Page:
When US President Barack Obama swept into a packed university auditorium at a campus in Soweto township and addressed his youthful audience, he spoke of a “more prosperous, more confident” Africa. It was, he said, “a region on the move.” He then handed over the baton to young Africans, giving them their chance to probe him at the “town hall”-style gathering at the “Young African Leaders Initiative.” And they did not disappoint.
They may have been addressing the world’s most powerful leader, a man whose election as the US’s first black president inspired a wave of optimism across the continent, but the youngsters from South Africa, Nigeria, Uganda and Kenya – the birthplace of Obama’s father – showed few signs of nerves and certainly no deference. Rather they displayed an articulate confidence – one that reflects the aspirations of a youthful continent that is increasingly enjoying a more prominent role on the global stage. Read more
In America, the cultural divide that defines politics is between red and blue states. In Turkey, the divide is between “black” and “white” Turks. This is not a reference to skin colour but to social attitudes and class. The “white” Turks tend to be secular, relatively well-off and more urban. The “black” Turks are pious Muslims and tend to be poorer and more provincial. Read more
The allegations against Monsignor Nunzio Scarano, an accountant in the Vatican’s internal accounting administration, are – albeit tangentially – the latest in a litany of scandals to affect the Vatican bank. Over the last three years, the 71-year-old Institute of Religious Works, as the bank is officially called, has been tainted by claims of money-laundering, corruption and incompetence.
The crisis began in September 2010 when it came under investigation by Italian authorities who had frozen €23m the bank was trying to transfer to accounts in Italy and Germany without releasing full details of the intended beneficiaries. The bank denied any wrongdoing. The funds were released but the investigation continues.
The Vatican responded with striking rapidity to the bank’s top two officials, Ettore Gotti Tedeschi and Paolo Cipriani, being placed under investigation; Father Frederico Lombardi, the chief spokesman, even wrote to the FT defending the two men. Read more
♦ In Syria, loyalists proclaim their success, but there are plenty of reminders that their progress is limited and potentially reversible.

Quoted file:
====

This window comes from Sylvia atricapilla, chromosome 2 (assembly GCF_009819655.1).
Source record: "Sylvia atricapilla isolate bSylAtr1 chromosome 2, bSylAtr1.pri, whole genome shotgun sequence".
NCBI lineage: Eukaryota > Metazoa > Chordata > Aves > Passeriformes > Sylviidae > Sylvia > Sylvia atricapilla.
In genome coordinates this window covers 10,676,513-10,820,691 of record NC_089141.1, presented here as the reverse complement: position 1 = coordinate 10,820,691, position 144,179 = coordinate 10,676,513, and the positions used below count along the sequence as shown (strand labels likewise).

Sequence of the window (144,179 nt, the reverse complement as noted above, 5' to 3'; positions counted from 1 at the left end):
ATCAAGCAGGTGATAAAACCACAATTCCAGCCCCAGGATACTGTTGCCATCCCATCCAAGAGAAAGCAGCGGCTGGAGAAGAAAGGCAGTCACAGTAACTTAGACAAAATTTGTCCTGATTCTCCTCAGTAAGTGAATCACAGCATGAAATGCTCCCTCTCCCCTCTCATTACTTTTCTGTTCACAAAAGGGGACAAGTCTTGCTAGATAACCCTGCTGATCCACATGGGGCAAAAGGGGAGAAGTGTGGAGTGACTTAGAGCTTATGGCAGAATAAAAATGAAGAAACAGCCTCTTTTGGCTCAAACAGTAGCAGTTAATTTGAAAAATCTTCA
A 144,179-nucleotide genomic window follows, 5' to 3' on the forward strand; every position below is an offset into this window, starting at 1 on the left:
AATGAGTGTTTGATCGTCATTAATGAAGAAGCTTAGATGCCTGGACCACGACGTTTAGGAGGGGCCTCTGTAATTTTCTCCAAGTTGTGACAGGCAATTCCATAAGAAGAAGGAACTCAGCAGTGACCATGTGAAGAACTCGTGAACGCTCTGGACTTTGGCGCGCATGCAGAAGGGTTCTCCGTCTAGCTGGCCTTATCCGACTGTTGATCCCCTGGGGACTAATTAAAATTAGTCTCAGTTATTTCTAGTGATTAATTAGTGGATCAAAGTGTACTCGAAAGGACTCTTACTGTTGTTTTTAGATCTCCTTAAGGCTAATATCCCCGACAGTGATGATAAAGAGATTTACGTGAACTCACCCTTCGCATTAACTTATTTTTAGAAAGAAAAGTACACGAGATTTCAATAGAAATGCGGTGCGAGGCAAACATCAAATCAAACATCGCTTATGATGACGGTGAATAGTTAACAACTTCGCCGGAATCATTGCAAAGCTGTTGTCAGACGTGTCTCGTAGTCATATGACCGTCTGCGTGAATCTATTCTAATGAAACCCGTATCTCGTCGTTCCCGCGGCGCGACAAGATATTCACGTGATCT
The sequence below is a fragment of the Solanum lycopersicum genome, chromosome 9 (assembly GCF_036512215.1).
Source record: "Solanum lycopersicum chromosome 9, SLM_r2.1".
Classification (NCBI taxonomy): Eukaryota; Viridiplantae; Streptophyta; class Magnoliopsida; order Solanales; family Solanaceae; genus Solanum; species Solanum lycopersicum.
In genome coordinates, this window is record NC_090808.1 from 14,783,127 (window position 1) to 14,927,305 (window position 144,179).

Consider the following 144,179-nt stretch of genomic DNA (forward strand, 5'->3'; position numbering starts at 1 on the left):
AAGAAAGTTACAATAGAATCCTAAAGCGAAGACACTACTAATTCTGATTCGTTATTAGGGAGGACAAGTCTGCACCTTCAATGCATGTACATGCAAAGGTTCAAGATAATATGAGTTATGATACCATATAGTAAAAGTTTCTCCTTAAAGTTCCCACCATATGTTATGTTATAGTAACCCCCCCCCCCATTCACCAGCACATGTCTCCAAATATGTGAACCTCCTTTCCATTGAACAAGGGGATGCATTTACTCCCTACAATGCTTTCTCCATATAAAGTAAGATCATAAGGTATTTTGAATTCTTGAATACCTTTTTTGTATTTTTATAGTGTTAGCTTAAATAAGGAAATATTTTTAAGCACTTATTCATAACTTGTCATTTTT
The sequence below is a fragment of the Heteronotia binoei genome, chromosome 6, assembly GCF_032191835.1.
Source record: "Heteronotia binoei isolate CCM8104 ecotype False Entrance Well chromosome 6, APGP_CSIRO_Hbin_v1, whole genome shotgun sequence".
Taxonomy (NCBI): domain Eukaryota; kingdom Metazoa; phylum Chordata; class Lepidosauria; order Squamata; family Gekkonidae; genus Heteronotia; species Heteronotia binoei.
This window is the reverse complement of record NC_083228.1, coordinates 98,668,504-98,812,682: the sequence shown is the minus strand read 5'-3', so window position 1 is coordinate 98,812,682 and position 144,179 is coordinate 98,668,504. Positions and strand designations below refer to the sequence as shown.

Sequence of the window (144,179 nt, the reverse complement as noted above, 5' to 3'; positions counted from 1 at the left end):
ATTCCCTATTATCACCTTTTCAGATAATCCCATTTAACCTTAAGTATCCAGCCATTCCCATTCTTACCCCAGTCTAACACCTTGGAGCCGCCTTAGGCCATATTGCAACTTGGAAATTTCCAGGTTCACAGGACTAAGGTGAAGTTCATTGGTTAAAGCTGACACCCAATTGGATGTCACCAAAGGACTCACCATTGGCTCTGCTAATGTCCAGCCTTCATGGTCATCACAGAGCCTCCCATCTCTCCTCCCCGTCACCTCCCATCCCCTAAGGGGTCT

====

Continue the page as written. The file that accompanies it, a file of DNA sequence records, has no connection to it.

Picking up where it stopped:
♦ In Egypt, critics accuse Mohamed Morsi and the ruling Muslim Brotherhood of ineptitude and authoritarianism that has damaged the economy and fuelled public discontent.
♦ Greece is struggling to avoid the collapse of a second big privatisation – bidders for the state gaming monopoly want to change the terms of a deal agreed last month.
♦ The New York Times looks at how Barack Obama engaged with Nelson Mandela’s history.
♦ The former second ranking officer in the US military is now the target of a Justice Department investigation into the leak of information about a covert US cyber attack on Iran’s nuclear programme.
♦ DNA testing has gained in popularity as people go searching for their African roots.
♦ Eric Lewis, a partner at an international litigation firm, argues based on the Supreme Court’s decisions this week that, “Even with the jubilation surrounding the defeat of DOMA, this has been a strange and sad week for the Court and the nation.” Read more
♦ Italy faces billions of euros in potential losses, after restructuring eight derivatives contracts last year. Italy’s judiciary is investigating whether the Treasury risked too much monetary loss in its management of the public debt, according to the FT. The inquiry began after a 2012 treasury report was leaked to the FT and Italian daily La Repubblica.
♦The New York Times asks “Is the Civil Rights Era Over?” as it gets experts to ponder Tuesday’s rejection of the Voter’s Rights Act and Wednesday’s same-sex ruling to recognize legally married gay couples. The FT finds a polarised national response to the measures.
♦ The Sydney Morning Herald finds a historical precedent of backstabbing underlying Australian politics and the run up to elections for prime minister. Julia Gillard “died by the sword,” the Herald says, after competing against Kevin Rudd and Labor power broker Bill Shorten for the role of Australian prime minister.
♦ The Daily News Egypt sees no “safe possible outcome” and certain military involvement with the approach of the “Tamarrod,” the nationwide protest movement scheduled for June 30 to demand new presidential elections in Egypt to replace president Mohamed Morsi.
♦ Foreign Policy asks why Mr Snowden missed his flight from Moscow to Ecuador — did Russian military intelligence detain him for questioning or security services question his dubious travel documents, was he afraid the plane would be grounded in the US or simply shy of journalists?
♦ The FT analyses aggressive EU lobbyists in Brussels funded by American tech companies that advocate for more liberal internet privacy rules. The issue has moved to the top of the EU legislative agenda, as the EU summit begins Thursday.
♦ A BBC interactive maps children’s chances of success around the world –in health, education, work, and general well being. Read more